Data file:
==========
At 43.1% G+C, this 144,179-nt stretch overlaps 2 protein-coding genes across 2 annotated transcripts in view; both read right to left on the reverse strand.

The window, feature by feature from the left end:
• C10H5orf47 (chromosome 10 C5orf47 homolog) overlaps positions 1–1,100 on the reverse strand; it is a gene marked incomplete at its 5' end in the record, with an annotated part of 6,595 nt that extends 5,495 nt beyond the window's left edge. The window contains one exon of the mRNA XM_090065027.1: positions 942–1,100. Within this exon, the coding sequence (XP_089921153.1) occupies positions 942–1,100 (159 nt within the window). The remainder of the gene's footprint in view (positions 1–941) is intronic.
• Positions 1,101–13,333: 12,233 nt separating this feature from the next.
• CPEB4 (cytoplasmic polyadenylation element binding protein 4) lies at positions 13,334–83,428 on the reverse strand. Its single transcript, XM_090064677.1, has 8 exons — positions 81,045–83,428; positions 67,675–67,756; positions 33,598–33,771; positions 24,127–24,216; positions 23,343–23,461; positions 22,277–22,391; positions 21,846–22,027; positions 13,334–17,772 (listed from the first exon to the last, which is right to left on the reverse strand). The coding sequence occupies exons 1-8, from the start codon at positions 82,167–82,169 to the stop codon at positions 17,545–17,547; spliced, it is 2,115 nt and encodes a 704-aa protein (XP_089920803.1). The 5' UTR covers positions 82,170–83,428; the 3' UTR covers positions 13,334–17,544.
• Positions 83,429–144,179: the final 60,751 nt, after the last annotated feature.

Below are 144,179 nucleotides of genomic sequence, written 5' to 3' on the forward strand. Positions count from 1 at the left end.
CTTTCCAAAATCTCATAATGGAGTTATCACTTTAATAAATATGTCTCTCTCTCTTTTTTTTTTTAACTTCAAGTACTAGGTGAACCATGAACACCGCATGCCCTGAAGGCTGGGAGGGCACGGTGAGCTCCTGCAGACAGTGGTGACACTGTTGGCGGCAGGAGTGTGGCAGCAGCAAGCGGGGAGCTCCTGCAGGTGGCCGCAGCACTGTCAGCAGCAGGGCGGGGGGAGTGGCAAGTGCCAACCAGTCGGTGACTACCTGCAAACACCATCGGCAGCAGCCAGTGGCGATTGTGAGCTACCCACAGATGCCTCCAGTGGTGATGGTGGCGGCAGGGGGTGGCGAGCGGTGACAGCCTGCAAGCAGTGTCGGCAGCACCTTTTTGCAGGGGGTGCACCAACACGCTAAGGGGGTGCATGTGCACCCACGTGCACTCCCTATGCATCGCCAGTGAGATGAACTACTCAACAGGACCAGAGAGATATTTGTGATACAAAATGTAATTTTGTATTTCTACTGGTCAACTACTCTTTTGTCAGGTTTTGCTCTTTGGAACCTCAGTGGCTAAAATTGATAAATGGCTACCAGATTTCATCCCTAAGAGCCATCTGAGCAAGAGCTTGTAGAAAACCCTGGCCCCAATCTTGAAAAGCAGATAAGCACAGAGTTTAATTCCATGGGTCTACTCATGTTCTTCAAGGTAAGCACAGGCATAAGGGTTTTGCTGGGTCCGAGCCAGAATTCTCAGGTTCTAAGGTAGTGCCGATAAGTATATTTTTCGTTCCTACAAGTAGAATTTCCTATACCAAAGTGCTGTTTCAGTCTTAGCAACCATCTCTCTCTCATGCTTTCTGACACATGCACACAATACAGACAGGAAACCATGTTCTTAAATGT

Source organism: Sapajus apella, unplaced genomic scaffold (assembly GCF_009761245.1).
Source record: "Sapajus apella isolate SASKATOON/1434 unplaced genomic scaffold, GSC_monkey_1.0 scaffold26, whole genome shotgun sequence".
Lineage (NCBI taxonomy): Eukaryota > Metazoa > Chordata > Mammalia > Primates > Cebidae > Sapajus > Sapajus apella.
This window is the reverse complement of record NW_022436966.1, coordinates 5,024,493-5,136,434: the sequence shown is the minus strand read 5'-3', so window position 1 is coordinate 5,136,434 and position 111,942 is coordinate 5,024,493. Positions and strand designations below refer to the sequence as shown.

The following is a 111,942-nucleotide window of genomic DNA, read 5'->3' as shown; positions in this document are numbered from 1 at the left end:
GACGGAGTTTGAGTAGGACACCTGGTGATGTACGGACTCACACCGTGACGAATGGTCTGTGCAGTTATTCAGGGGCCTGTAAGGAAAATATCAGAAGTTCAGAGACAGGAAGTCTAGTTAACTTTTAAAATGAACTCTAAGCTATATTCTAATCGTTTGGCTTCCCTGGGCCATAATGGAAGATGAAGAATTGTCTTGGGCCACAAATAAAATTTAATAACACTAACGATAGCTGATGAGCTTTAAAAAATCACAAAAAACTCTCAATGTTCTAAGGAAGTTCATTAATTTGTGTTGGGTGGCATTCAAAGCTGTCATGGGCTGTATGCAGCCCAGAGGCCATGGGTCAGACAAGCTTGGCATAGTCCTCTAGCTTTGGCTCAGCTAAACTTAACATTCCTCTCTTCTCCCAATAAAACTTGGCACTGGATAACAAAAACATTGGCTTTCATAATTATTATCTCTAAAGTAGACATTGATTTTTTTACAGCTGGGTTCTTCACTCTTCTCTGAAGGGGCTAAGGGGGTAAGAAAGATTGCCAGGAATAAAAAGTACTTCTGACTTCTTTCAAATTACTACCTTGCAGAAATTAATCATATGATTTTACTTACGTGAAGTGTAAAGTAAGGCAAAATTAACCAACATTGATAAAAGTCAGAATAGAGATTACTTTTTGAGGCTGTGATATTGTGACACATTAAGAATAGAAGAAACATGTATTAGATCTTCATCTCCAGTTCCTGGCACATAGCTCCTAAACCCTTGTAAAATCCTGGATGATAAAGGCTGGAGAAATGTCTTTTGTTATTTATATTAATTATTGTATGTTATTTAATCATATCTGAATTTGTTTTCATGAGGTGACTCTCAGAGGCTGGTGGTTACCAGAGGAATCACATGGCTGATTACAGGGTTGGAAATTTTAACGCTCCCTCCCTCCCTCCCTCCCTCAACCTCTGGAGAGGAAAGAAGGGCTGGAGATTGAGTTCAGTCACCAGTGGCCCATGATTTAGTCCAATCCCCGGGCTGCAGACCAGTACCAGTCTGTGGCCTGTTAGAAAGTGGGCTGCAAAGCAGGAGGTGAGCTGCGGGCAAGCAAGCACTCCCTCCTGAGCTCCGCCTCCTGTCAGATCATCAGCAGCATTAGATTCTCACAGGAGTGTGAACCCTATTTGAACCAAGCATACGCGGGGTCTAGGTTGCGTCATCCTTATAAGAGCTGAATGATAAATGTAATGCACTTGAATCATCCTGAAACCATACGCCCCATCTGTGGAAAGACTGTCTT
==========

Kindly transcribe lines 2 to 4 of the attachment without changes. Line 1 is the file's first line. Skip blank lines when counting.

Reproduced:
The window, feature by feature from the left end:
• C10H5orf47 (chromosome 10 C5orf47 homolog) overlaps positions 1–1,100 on the reverse strand; it is a gene marked incomplete at its 5' end in the record, with an annotated part of 6,595 nt that extends 5,495 nt beyond the window's left edge. The window contains one exon of the mRNA XM_090065027.1: positions 942–1,100. Within this exon, the coding sequence (XP_089921153.1) occupies positions 942–1,100 (159 nt within the window). The remainder of the gene's footprint in view (positions 1–941) is intronic.
• Positions 1,101–13,333: 12,233 nt separating this feature from the next.